(Bloomberg) — Amazon.com’s price target was cut at Morgan Stanley, which wrote that the online retailer’s profits could come under pressure as a result of a rising headcount and higher wages.
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The firm lowered its target from $4,300 to $4,100, putting it below the average analyst target of $4,157. The new view still points to upside of almost 20% from Amazon’s last close. Morgan Stanley, along with every other firm tracked by Bloomberg, recommends buying the stock, though it wrote that shares may be range-bound until revenue can re-accelerate in the first half of next year.
Shares of Amazon fell 1.6% on Monday, falling alongside other megacap technology and internet stocks. The stock is up about 6% off an August low, though it remains nearly 10% off a July peak.
Earlier this month, Amazon said it was looking to hire 125,000 warehouse and shipping workers, a move that follows an earlier pledge to hire more than 40,000 people in corporate and tech roles. It also said that starting wages for open logistics jobs would average $18 an hour, above the $15-per-hour base it set in 2018.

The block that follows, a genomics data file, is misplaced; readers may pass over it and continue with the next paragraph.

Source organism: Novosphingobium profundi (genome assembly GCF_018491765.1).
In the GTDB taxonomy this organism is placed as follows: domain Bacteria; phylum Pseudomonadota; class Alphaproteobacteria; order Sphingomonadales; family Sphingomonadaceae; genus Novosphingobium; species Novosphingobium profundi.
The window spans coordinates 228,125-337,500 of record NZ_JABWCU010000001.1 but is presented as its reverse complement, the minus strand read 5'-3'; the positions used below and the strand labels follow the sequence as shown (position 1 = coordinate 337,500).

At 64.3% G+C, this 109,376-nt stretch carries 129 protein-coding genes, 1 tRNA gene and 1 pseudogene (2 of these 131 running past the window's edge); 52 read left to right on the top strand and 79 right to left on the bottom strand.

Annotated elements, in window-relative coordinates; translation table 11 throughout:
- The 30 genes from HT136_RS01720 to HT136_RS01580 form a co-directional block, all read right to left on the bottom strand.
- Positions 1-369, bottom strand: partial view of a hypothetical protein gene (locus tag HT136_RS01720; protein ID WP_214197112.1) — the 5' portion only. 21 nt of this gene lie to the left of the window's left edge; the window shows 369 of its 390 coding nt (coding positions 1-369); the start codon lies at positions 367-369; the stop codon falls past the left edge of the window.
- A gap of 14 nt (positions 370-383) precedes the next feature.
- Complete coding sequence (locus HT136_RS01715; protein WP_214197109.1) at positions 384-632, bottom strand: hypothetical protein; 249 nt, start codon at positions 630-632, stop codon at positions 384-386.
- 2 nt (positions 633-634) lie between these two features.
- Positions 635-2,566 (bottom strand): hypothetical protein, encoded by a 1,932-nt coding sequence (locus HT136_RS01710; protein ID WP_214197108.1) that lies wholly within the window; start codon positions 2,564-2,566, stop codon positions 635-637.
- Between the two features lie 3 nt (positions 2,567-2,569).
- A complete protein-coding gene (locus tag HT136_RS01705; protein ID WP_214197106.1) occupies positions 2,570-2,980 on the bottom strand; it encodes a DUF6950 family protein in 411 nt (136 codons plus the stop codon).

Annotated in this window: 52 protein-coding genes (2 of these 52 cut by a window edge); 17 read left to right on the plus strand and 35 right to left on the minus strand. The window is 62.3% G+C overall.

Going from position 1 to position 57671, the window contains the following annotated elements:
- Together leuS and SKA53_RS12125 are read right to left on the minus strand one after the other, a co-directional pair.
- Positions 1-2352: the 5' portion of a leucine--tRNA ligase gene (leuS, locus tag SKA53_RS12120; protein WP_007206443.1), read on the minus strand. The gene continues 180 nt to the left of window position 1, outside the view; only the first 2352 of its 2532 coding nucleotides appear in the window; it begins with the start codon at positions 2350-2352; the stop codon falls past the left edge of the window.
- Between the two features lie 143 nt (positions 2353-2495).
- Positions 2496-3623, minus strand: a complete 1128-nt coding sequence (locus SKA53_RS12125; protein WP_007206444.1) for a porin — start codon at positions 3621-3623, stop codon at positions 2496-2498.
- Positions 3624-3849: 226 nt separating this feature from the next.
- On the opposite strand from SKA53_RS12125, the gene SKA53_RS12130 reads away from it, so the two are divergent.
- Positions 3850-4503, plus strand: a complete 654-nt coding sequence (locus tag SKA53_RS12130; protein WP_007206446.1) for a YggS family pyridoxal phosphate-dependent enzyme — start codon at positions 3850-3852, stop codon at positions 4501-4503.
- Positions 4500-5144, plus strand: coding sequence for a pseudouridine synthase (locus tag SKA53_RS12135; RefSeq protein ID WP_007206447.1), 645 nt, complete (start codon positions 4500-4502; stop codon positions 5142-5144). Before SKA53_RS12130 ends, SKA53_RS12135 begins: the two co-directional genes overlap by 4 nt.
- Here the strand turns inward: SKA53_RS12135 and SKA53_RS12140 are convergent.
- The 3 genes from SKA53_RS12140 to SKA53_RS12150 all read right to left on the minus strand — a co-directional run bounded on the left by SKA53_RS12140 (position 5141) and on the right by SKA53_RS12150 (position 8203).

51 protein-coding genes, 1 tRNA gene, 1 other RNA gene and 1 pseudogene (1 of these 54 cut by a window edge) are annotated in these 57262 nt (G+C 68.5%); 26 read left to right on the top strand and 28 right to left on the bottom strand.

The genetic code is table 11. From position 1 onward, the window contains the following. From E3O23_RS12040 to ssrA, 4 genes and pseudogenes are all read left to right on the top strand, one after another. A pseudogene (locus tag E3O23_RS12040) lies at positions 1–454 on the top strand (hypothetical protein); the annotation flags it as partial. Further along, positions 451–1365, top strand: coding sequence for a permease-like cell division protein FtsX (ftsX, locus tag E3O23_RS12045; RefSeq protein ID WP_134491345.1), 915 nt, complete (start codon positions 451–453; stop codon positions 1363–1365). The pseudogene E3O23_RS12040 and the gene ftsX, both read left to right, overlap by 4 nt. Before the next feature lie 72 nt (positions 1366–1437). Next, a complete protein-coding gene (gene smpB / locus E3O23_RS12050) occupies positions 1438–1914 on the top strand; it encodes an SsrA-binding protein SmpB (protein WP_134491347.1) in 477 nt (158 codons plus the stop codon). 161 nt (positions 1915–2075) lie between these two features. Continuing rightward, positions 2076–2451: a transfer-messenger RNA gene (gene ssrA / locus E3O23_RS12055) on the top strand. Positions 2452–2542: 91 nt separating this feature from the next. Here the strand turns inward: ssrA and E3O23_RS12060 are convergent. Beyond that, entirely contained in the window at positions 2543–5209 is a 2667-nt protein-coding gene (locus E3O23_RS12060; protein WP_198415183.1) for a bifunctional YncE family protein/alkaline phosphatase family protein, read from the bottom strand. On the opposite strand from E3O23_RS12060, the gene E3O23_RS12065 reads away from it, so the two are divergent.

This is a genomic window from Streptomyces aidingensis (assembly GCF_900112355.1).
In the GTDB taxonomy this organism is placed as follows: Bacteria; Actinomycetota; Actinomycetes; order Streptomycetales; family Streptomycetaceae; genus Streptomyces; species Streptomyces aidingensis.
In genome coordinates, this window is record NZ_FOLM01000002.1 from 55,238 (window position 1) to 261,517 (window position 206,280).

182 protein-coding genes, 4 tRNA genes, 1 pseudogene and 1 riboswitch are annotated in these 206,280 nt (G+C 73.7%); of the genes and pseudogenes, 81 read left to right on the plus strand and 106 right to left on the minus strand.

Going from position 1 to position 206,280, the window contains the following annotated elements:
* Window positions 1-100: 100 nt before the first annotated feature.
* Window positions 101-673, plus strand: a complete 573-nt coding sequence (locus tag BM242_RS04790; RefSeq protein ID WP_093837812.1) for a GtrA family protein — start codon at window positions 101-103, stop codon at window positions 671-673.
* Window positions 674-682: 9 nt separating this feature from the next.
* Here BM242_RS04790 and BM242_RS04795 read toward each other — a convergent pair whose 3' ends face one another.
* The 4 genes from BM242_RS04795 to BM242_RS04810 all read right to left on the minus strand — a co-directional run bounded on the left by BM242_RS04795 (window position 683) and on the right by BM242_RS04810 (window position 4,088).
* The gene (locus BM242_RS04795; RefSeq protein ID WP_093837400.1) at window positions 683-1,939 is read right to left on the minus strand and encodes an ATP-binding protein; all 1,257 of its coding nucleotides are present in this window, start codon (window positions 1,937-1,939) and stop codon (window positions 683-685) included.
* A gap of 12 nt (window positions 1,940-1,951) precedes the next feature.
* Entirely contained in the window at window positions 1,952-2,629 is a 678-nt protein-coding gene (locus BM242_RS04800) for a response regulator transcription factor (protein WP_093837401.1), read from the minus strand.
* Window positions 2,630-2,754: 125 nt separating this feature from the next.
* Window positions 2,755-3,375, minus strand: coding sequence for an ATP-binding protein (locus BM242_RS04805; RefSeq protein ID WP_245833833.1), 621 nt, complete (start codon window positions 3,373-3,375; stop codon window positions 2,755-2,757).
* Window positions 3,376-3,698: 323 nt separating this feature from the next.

Amazon’s logistics workforce and rising wages “reveals more profit pressure ahead,” wrote analyst Brian Nowak, who cut his 2021 and 2022 EBIT estimates given the impact of these issues. However, he wrote that while the cost of labor is rising, the company’s growing logistics workforce “is set to enable more e-commerce share gains, faster ship speeds,” and new business opportunities.
(Updates to market open)
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